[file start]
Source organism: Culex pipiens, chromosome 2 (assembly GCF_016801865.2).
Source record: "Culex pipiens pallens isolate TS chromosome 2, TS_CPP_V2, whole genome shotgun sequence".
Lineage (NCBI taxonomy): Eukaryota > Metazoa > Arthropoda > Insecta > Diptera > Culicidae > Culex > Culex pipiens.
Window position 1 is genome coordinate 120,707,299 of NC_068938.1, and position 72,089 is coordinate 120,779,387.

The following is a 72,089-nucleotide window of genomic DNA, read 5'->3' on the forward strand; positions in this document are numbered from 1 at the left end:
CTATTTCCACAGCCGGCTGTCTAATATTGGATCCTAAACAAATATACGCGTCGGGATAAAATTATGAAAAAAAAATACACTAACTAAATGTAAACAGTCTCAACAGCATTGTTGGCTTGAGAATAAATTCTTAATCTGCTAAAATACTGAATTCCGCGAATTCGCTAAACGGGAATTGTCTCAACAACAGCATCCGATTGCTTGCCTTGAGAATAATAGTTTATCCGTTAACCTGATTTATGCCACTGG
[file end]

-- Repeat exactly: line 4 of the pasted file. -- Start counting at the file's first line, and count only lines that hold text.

Window position 1 is genome coordinate 120,707,299 of NC_068938.1, and position 72,089 is coordinate 120,779,387.